2 Customer Service Stories: Create opportunities for your brand from mistakes & complaints

customer service opportunity

2 Customer Service Stories: Create opportunities for your brand from mistakes & complaints

These days, customer service is as much a part of your brand as your logo.

Ask yourself this:

  • How easy do we make it for customers to re-purchase?
  • How can we transform customer service complaints into resale opportunities?
  • How can we craft loyalty from mistakes we’ve made?

Brand Strategy

Falling under the category of Culture, the way you communicate with customers and clients both online and offline makes all the difference in whether or not they choose to do business with you in the future.

Recently, a couple opportunities arose for businesses to indicate their desire to continue our relationship. How do you think they did?

Vichy: The order that wasn’t

I had to shop makeup brands after what I’d been using started irritating my skin. Having done voluminous research on sensitive skin–friendly products, I settled on testing out Vichy Skin Care. I had never ordered from them before.

I visited their website and was up-sold—not only did I purchase the foundation, but also the Setting Powder, bringing my order up from $30 to $51. I had some events coming up, so I also paid the $15 for 2-day shipping.

The order confirmation came through to my email, and then was followed up by a couple more emails, the last of which gave me the tracking number.

Since I live in an apartment building without a doorman, I wanted to be sure I knew when it would arrive, so I checked in on UPS.com periodically.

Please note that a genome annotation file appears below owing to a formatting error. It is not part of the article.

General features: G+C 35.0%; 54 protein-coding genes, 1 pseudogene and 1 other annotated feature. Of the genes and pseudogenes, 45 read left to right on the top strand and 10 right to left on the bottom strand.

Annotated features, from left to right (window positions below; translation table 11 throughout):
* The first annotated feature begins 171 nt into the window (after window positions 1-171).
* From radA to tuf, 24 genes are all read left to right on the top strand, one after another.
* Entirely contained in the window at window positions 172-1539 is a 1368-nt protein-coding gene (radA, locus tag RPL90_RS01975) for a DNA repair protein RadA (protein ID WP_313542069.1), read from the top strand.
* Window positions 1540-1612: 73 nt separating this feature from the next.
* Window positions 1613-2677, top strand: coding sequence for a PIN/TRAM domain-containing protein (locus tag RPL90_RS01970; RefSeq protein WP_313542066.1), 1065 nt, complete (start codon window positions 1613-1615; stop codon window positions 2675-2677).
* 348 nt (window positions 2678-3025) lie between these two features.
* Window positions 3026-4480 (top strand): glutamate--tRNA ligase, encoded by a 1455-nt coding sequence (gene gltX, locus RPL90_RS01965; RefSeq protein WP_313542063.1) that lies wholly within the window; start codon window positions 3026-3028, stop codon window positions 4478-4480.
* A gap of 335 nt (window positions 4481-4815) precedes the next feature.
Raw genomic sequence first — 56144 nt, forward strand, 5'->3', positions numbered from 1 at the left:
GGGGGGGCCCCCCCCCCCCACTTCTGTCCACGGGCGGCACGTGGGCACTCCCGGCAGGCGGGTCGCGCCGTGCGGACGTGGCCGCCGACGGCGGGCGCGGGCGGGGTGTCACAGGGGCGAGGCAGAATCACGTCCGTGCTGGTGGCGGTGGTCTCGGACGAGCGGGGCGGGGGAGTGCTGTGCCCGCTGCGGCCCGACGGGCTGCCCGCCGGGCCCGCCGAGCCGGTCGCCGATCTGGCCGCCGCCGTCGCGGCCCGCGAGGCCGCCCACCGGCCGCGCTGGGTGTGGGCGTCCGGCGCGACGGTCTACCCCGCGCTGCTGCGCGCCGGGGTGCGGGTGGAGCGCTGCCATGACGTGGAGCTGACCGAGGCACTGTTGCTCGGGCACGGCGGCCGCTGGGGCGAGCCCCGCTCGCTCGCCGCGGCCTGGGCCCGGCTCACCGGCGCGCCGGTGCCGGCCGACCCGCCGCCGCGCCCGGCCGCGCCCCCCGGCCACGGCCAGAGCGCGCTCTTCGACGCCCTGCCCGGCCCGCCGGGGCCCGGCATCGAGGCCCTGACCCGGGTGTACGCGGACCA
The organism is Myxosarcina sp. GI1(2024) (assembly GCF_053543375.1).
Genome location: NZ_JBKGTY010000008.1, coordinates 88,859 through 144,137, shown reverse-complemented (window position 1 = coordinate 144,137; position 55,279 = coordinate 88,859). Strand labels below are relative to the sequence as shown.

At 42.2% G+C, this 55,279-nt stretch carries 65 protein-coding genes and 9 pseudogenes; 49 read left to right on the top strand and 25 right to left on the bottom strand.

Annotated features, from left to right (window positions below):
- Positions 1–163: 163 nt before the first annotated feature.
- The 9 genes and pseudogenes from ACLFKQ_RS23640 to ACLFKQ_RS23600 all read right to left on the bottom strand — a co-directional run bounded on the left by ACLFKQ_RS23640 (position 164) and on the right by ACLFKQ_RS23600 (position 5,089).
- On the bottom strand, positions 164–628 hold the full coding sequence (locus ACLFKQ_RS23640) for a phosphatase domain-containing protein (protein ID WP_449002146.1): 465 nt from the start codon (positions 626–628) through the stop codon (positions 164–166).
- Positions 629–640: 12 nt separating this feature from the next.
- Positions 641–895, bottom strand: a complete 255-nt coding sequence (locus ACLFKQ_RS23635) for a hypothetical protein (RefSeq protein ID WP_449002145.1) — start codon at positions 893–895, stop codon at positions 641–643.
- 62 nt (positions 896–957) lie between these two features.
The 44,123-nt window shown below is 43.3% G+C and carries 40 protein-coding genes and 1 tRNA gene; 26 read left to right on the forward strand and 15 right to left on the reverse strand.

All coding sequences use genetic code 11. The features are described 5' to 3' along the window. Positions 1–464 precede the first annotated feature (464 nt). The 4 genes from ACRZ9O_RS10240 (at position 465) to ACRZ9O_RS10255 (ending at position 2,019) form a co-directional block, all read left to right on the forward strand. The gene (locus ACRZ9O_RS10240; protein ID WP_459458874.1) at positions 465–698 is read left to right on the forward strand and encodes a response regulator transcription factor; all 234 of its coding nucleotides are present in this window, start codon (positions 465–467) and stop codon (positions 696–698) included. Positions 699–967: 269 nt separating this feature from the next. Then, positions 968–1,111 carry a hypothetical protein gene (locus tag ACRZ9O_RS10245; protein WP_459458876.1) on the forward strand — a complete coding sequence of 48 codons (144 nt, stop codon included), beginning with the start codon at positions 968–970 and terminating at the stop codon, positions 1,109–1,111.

At first, the package appeared to be sitting. Normal.

The next day, the package still hadn’t moved, and my doubt crept—no way this stuff gets here in 2 days.

A day later, I got an email from Vichy saying that they were processing my return. My what now?

I headed back over to UPS.com and saw that it still hadn’t moved. So I figure this: Someone labeled the package with the return label instead of the shipping label. Hey, mistakes happen. Maybe they’ll realize it when it comes in and correct the error.

They refunded my card—less the shipping, of course—so I called them.

The woman I spoke with couldn’t have been sweeter, and was more than happy to refund my card for the $15 shipping. She didn’t apologize for the oversight, not that I needed it, but just carried out the due-diligence of handling my request efficiently.

I played along, chuckling internally to myself. Why wasn’t she asking me if I wanted to re-place the order? She has me right here. I’m not demanding or perturbed. I’m primed for purchase because clearly I still need the products.

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But nope. She gave me a confirmation number and sent me on my way.

Moral of the story? Train your staff to see opportunity in every interaction. Even a mistake or a complaint can result in a sale, a chance to surpass expectations, and a lifelong customer.

I didn’t reorder the products for one very simple reason: I’m lazy. Most customers are.

If I decide to reorder, I’ll go to a third-party website, to whom Vichy probably has to pay out a percentage of every product sold.